Plaintiff's notice of appeal was filed January 20, 1993. On appeal, plaintiff argues that summary judgment was inappropriate for three reasons: (1) disputed material questions of fact exist as to whether plaintiff intentionally burned his house; (2) disputed material questions of fact exist as to whether plaintiff breached the cooperation clause of the insurance policy; and (3) summary judgment is improper in a declaratory judgment action, which is a statutory remedy with equitable characteristics. Because we reverse based on our decision in Piro v. Pekin Insurance Co. (1987), 162 Ill. App. 3d 225, 514 N.E.2d 1231, 113 Ill. Dec. 220, we need not specifically address plaintiff's arguments.

In Piro, the insured was also suspected of arson in the burning of his business premises. At his examination under oath, the insured failed to produce certain requested documents relating to his financial dealings and refused to answer certain questions relating to his financial dealings. When the insurance company refused to pay his claim, the insured filed a declaratory judgment action. As in the instant case, the insurance company moved for summary judgment on the basis that the insured's refusal to answer certain questions and produce requested documents at his examination under oath constituted a breach of a condition precedent to recovery under the policy. In response, the insured filed documents which he contended contained all of the information requested by the insurer. Nevertheless, the trial court granted the insurer's motion for summary judgment. Piro, 162 Ill. App. 3d at 226-27, 514 N.E.2d at 1233.

On appeal, the insured conceded that the policy did require him to divulge the requested information, but he argued that the fact that he did so eventually was sufficient to avoid the summary judgment. The insurer argued that the insured had supplied the requested documents and information too late to avoid the summary judgment. This court reversed the summary judgment for the insurer. Piro, 162 Ill. App. 3d at 228, 514 N.E.2d at 1233.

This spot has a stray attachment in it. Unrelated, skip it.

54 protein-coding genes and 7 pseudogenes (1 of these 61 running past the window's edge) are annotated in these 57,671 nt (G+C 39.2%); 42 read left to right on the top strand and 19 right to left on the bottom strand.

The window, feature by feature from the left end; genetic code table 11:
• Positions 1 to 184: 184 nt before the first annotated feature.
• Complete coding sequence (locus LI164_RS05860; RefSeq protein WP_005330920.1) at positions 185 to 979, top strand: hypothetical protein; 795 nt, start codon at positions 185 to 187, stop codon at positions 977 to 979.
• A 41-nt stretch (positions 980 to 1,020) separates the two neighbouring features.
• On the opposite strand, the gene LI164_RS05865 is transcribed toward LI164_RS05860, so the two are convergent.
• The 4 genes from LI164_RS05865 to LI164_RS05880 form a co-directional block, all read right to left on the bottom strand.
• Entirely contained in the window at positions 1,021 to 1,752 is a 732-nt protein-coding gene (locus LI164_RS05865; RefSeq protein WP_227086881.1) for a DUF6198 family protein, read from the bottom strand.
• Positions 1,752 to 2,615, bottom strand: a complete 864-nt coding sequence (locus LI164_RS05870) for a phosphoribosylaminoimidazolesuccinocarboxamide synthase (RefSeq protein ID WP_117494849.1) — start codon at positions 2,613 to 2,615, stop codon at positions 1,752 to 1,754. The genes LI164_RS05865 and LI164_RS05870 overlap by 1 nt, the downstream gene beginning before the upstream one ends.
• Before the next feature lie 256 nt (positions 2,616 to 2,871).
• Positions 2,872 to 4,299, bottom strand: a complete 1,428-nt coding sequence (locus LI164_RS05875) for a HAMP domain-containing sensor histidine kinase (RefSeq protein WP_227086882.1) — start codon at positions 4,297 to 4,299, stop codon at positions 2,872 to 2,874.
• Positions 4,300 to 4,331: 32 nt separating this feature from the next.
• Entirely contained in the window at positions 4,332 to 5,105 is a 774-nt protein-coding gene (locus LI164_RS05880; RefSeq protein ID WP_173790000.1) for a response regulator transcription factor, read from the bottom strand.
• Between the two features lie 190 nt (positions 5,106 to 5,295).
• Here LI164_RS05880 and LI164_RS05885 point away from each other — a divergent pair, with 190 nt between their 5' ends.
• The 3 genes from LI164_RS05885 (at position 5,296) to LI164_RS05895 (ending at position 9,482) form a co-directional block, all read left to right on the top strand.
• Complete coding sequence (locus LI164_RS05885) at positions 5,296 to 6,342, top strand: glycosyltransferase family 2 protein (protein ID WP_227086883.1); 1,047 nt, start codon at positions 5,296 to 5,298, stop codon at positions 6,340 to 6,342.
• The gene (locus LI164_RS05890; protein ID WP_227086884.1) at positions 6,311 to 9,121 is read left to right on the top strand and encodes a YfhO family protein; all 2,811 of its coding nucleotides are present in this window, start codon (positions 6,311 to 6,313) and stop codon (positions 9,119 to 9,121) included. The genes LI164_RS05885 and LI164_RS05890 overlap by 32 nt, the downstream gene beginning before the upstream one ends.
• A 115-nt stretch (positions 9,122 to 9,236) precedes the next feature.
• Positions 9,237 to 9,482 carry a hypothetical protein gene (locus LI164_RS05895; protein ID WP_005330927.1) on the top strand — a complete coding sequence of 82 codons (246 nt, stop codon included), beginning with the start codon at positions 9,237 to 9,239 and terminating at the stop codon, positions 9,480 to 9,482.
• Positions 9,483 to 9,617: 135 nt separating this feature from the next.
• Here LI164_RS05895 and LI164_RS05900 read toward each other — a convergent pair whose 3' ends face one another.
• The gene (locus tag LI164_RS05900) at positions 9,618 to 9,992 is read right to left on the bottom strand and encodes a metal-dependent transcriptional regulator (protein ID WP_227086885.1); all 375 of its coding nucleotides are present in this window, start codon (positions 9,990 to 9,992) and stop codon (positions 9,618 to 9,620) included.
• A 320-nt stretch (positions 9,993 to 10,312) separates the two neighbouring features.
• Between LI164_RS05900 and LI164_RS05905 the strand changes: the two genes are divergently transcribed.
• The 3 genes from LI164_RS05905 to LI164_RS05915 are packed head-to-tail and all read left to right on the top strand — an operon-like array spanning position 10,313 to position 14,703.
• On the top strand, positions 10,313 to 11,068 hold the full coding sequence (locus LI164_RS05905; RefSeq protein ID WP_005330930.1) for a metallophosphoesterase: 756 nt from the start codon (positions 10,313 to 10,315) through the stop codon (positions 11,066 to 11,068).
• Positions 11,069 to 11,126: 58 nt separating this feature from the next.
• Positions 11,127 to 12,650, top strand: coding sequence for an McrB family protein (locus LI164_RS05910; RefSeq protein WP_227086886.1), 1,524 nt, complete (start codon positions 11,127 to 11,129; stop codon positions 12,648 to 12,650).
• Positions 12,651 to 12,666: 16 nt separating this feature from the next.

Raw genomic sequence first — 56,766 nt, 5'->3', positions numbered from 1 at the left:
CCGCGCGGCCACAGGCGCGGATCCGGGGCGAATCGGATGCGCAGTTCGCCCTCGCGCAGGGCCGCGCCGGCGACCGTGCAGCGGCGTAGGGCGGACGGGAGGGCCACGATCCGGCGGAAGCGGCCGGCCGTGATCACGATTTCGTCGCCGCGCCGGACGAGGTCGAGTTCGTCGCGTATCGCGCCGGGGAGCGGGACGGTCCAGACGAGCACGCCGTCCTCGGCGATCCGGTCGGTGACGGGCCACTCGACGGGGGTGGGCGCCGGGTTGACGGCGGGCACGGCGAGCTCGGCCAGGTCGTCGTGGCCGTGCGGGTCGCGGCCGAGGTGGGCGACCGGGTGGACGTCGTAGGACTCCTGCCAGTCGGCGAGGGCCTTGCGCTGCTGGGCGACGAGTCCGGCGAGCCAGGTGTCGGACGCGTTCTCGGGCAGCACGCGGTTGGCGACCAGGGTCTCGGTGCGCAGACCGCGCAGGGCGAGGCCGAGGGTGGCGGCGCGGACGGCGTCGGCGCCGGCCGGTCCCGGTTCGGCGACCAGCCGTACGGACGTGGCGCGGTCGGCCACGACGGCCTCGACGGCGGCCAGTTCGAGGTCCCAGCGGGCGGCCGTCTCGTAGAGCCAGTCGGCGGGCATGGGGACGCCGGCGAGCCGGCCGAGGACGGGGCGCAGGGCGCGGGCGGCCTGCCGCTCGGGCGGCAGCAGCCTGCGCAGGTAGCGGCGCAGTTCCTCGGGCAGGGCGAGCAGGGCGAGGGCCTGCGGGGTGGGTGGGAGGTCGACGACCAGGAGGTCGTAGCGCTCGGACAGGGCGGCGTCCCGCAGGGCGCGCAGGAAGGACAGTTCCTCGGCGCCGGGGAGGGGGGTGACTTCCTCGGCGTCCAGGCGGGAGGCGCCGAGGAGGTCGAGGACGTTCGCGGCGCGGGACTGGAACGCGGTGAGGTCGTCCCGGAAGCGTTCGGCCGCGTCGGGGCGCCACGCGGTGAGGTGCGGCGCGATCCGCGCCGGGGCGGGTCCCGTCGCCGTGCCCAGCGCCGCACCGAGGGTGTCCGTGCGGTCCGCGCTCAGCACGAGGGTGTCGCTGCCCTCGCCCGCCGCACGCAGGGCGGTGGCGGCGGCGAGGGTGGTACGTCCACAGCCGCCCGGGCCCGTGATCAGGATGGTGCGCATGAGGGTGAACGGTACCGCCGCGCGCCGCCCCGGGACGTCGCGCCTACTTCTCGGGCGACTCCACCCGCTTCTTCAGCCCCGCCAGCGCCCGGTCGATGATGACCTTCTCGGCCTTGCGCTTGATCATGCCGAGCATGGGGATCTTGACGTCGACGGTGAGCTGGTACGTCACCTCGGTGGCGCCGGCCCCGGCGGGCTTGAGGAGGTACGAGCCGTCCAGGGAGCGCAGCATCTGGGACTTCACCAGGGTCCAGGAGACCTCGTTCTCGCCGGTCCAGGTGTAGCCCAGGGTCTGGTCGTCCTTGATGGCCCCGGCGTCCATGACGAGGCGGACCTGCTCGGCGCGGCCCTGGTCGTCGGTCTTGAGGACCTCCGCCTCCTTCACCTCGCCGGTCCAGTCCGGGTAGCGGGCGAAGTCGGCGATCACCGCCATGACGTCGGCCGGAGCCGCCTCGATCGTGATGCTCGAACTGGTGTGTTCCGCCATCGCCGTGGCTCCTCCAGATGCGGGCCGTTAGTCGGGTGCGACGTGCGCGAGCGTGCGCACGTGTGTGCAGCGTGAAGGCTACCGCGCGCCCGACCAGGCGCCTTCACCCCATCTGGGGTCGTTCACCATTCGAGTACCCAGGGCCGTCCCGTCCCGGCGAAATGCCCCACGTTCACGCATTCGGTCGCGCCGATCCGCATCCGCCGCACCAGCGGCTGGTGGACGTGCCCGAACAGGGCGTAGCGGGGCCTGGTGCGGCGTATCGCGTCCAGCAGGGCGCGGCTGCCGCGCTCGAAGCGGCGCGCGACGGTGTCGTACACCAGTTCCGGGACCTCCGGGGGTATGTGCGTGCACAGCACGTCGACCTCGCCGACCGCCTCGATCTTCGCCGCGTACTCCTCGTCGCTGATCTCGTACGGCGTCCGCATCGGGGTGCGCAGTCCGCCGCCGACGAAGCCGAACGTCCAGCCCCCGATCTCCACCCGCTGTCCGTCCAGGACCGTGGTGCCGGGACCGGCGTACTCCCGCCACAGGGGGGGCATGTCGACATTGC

We acknowledged that, in some circumstances, an insured's refusal to produce documents the insurer has a contractual right to examine has been held sufficient to support summary judgment for the insurer in the insured's action for the proceeds of a fire insurance policy. However, in those cases, the insured refused at all times to produce the requested information. In those cases, the insured never offered or attempted to produce the requested information. ( Piro, 162 Ill. App. 3d at 228, 514 N.E.2d at 1233.) In Piro, the insured supplied the requested information when the insurer set forth its grounds for summary judgment. Piro, 162 Ill. App. 3d at 228, 514 N.E.2d at 1233-34.